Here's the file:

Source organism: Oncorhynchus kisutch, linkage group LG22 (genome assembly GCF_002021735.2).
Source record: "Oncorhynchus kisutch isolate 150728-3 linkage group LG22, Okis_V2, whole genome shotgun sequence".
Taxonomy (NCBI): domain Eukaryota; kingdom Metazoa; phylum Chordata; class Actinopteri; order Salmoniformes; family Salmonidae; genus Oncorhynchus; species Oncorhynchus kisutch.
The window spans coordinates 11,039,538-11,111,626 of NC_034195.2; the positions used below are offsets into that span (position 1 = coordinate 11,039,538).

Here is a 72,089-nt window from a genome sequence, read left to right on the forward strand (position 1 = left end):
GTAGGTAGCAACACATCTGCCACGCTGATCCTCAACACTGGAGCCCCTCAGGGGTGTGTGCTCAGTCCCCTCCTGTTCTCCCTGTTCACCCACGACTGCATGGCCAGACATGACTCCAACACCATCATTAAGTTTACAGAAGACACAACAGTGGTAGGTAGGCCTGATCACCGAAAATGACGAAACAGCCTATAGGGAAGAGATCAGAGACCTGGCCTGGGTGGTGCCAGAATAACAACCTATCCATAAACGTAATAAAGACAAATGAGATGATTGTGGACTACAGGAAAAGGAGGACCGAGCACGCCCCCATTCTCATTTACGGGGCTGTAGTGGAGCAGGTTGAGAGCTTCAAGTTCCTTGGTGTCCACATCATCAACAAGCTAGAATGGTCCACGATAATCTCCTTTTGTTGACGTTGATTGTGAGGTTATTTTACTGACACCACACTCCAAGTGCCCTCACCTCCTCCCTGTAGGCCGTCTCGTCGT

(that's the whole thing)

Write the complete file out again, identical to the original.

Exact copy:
Source organism: Oncorhynchus kisutch, linkage group LG22 (genome assembly GCF_002021735.2).
Source record: "Oncorhynchus kisutch isolate 150728-3 linkage group LG22, Okis_V2, whole genome shotgun sequence".
Taxonomy (NCBI): domain Eukaryota; kingdom Metazoa; phylum Chordata; class Actinopteri; order Salmoniformes; family Salmonidae; genus Oncorhynchus; species Oncorhynchus kisutch.
The window spans coordinates 11,039,538-11,111,626 of NC_034195.2; the positions used below are offsets into that span (position 1 = coordinate 11,039,538).

Here is a 72,089-nt window from a genome sequence, read left to right on the forward strand (position 1 = left end):
GTAGGTAGCAACACATCTGCCACGCTGATCCTCAACACTGGAGCCCCTCAGGGGTGTGTGCTCAGTCCCCTCCTGTTCTCCCTGTTCACCCACGACTGCATGGCCAGACATGACTCCAACACCATCATTAAGTTTACAGAAGACACAACAGTGGTAGGTAGGCCTGATCACCGAAAATGACGAAACAGCCTATAGGGAAGAGATCAGAGACCTGGCCTGGGTGGTGCCAGAATAACAACCTATCCATAAACGTAATAAAGACAAATGAGATGATTGTGGACTACAGGAAAAGGAGGACCGAGCACGCCCCCATTCTCATTTACGGGGCTGTAGTGGAGCAGGTTGAGAGCTTCAAGTTCCTTGGTGTCCACATCATCAACAAGCTAGAATGGTCCACGATAATCTCCTTTTGTTGACGTTGATTGTGAGGTTATTTTACTGACACCACACTCCAAGTGCCCTCACCTCCTCCCTGTAGGCCGTCTCGTCGT